J.R. Dooley

duo samples sounds present within the installation environment producing ambient-glitch music in response to changes in light, temperature and movement. Two systems consisting of a computer, audio interface, microphone, loudspeaker and Arduino with sensors respond autonomously to these stimuli; one system produces percussive material, whilst the other generates melodic material. When sound is detected by one of the systems it is sampled and processed according to the values received from sensors connected to an Arduino. The result produces an interaction between sounds already present within the environment and sounds produced by the systems. Sounds emitted from one system may trigger the record module of the other system. A feedback loop then occurs when acoustic and electronic sounds are resampled by both systems creating an extra level of interaction between the two.

Changes in sensor data operate on two levels: a macro and micro level. The macro level refers to changes that occur over long periods of time, such as the change in light levels during the day. Micro changes are concerned with the short term, where a person may walk past a photoresistor and alter the values temporarily.

duo is both generative and interactive. Audience members are able to influence the development of material, either intentionally or non-intentionally, through their actions and noises. Without the audience duo is capable of continually generating and developing material in response to itself. Through an iterative process duo not only uses environmental sounds, but generates sounds that become part of the soundscape it is sampling.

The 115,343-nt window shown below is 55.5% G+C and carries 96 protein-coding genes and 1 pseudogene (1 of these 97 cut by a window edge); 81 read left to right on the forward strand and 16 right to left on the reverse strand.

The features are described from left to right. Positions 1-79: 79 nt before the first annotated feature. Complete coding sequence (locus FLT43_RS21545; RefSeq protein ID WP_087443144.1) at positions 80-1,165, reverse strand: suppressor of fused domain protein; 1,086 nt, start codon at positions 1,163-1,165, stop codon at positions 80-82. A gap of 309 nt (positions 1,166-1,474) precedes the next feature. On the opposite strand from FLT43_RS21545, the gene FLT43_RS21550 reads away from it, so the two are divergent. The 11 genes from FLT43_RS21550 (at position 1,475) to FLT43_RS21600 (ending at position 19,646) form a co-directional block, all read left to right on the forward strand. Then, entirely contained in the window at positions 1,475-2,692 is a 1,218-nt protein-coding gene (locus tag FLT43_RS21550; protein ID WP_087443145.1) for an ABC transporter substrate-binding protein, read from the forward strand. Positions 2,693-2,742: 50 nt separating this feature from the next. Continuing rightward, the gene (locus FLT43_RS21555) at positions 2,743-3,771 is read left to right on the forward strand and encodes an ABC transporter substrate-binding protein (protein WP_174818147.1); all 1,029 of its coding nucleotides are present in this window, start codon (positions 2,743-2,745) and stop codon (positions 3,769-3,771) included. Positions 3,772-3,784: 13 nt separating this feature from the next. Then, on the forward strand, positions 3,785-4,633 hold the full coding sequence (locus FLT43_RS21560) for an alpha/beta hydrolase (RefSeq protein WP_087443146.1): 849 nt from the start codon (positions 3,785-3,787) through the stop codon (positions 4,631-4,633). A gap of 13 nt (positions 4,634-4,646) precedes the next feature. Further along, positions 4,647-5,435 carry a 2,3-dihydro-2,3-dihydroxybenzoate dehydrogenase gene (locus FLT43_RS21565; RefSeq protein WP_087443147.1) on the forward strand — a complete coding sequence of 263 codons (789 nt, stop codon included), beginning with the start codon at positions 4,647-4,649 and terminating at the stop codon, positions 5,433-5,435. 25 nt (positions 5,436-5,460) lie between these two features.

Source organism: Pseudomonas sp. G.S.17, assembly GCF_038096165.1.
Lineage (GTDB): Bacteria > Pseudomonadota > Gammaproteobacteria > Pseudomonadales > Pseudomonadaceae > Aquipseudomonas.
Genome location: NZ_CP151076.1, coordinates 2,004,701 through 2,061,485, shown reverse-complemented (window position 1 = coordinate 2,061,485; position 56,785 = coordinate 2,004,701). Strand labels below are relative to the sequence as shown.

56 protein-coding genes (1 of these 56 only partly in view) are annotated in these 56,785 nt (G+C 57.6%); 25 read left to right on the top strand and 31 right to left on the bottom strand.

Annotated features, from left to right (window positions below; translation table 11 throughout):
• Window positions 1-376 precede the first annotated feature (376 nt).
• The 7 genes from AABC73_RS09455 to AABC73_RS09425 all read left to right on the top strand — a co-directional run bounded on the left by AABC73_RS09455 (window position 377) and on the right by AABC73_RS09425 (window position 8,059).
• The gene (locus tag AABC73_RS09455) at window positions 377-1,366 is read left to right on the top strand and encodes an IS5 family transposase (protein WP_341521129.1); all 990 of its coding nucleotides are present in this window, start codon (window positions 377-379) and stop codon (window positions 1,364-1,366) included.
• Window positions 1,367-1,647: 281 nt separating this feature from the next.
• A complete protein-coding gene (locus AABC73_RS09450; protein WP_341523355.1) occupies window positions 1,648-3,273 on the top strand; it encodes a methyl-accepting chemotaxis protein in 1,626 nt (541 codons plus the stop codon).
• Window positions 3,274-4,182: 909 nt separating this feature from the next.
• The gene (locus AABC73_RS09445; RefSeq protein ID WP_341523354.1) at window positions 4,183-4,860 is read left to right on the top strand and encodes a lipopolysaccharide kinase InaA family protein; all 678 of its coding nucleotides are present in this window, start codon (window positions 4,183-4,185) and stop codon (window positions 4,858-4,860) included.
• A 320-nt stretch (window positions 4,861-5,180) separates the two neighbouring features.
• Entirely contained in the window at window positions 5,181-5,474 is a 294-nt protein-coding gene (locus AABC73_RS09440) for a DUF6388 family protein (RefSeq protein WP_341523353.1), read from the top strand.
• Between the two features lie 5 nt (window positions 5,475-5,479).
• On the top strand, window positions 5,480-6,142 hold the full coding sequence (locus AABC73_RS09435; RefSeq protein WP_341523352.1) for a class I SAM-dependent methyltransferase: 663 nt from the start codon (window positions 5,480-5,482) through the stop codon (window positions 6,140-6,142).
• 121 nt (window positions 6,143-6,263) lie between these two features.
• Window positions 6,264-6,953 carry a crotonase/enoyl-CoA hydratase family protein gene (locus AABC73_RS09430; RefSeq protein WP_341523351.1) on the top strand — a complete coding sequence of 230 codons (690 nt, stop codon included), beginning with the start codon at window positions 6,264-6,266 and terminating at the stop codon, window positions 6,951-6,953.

Installation notes

The two master patches provided (duo-filterSynth.pd and duo-percussion.pd) are each run on a separate computer. An Arduino with a light, temperature and PIR motion sensor will be connected to each computer. The Arduino board should be loaded with the 'Standard-Firmata' sketch (available in the Arduino software). This is needed to communicate with Pd. The light, temperature and PIR sensors should be connected to analogue ins 1-2 and digital in 1, respectively, of the Arduino board. Suitable sensors are:

  • 5k photoresistor with 10k resistor
  • 5 thermistor with 10k resistor

Also connected to the computer is an audio interface. Via the audio interface, the computer receives and outputs a mono audio signal. More than one microphone may be used to increase the acoustic capture field, though only one loudspeaker should be used to outut the sounds from the patch. The above configuration should be repeated for each 'instrument' of duo, with a total of two Arduinos with sensors, two computers, two microphones and two loudspeakers. Each instrument is placed in a different location within the installation environment. It is important that all instruments can be heard, so the placement of each system should not be too far apart. This also increases the amount of sonic interaction between the two systems. Equally, it is important that the placement of each instrument is so the sensors don't necessarily react identically. This would destroy the subtle changes and 'out of phase' character that sometimes occurs.

All project files can be found at www.github.com/jrdooley/trio. trio is licensed under a Creative Commons Attribution-NonCommercial-ShareAlike 3.0 Unported License.

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